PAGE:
Roughly two months after the Supreme Court ruled that the NCAA violated antitrust laws by restricting the compensation opportunities provided to its student-athletes, Emory University became the first Division III school to connect its athletes to those opportunities with INFLCR, a content-creation platform. 

INFLCR will help athletes profit off of their name, image and likeness (NIL), a legal concept that was once restricted by the NCAA’s strict rules on athlete compensation. After the Supreme Court’s ruling, however, student-athletes everywhere now have the opportunity to use their popularity to make money through business partnerships and advertisements, a potentially overwhelming change that INFLCR will help facilitate.

As a mobile app on which college athletes can post highlights to increase their popularity, INFLCR also partners with companies that create opportunities for athletes to earn money for their talents. These partnerships, as well as the educational support INFLCR supplies to its athletes, will support not only the college athletes looking down the barrel of potentially significant revenue opportunities, but universities treading into uncharted NIL waters.  

“With NIL, we have to be able to track and monitor any sort of opportunities that they take advantage of,” Director of Athletics Keiko Price said in an interview with the Wheel. “So there’s a compliance aspect of NIL that INFLCR will be able to help us manage, there’s educational videos that they will be able to help us so that the student-athletes understand the marketing and business side of these opportunities.”

INFLCR will not pay athletes directly, but instead educational resources and tailored technological services to help Emory’s 400+ student-athletes use their platforms to “monetize and disseminate photos, videos and graphics,” according to an Aug. 13 press release announcing the partnership. 

Price hopes that Emory and INFLCR will allow Eagles to flex their creativity and capitalize on their NIL to not only profit in the short term but develop their entrepreneurial skills that will hopefully prove fruitful down the road.

“I think every school in the country is sort of looking at NIL as an opportunity to give athletes resources and support that they weren’t able to take advantage of,” Price said. “What I’m really looking forward to is how we can give them resources where they can use their mind and their intellect to really build some equity and to make money.”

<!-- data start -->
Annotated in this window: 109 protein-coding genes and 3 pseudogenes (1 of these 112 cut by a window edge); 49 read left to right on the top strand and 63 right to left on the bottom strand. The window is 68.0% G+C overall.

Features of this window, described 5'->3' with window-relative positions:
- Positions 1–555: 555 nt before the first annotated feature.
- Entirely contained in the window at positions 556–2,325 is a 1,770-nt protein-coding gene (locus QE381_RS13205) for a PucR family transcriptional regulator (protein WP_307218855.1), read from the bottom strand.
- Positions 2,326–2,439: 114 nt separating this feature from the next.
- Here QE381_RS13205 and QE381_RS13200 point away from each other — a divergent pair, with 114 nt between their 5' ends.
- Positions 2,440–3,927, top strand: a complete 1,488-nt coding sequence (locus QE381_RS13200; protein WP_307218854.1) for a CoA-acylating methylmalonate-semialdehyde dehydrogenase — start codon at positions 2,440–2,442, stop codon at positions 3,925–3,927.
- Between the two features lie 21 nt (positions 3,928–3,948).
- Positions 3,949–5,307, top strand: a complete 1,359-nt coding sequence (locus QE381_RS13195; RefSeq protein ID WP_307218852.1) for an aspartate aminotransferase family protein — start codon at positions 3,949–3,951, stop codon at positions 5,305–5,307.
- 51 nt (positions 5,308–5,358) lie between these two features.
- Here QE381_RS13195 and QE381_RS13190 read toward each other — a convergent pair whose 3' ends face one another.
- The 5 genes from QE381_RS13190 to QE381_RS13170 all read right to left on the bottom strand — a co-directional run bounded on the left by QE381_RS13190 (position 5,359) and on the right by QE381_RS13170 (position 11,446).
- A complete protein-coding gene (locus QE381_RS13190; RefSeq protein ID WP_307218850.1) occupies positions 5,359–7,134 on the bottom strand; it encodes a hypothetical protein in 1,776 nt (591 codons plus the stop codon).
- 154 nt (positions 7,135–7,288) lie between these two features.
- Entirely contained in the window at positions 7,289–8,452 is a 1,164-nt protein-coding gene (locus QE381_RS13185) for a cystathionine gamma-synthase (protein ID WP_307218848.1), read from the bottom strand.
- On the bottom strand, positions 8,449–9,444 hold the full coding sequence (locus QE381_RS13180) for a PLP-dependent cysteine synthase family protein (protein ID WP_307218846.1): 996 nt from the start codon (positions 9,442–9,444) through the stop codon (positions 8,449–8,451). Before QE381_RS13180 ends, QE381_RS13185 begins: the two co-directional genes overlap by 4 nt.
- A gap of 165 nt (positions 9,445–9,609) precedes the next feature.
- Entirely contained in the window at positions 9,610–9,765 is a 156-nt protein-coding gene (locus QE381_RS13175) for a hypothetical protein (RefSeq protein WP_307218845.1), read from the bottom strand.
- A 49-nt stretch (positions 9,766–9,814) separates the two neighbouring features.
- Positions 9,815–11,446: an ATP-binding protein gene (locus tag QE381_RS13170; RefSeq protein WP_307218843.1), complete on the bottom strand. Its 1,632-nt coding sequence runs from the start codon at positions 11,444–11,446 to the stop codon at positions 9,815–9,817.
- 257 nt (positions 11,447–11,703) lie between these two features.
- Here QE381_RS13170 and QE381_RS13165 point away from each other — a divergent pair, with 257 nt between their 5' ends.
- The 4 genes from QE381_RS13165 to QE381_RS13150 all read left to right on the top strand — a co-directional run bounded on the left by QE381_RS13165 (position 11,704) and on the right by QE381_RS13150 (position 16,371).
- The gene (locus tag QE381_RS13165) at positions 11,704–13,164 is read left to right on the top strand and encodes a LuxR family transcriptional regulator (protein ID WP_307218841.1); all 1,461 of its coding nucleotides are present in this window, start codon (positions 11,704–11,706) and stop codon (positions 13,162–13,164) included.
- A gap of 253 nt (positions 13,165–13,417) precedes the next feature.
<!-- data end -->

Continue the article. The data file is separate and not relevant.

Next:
In addition to the help that INFLCR will provide, Price said that Emory hopes to establish its own NIL infrastructure in order to help Eagles maximize on the financial opportunities now afforded to them.

“What we are planning to do is work with different units on campus — faculty, staff — to put some educational curriculum together to really help the student-athletes with entrepreneurship, innovation, building their brand … This is the start for us,” Price said.

Emory athletes can now take advantage of opportunities to benefit financially from their participation in athletics. (Courtesy of Emory Athletics)

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Ryan Callahan (he/him) (22C) is from Richboro, Pennsylvania, majoring in philosophy, politics, and law. Callahan previously served as a managing editor, the Wheel's sports editor and is also the co-president of Emory's Pre-Law Society. He is currently an English tutor at Ringle, and previously interned for his state representative and district attorney. If he's not at Kaldi's, you can catch him complaining about the Sixers or replaying the Batman: Arkham games.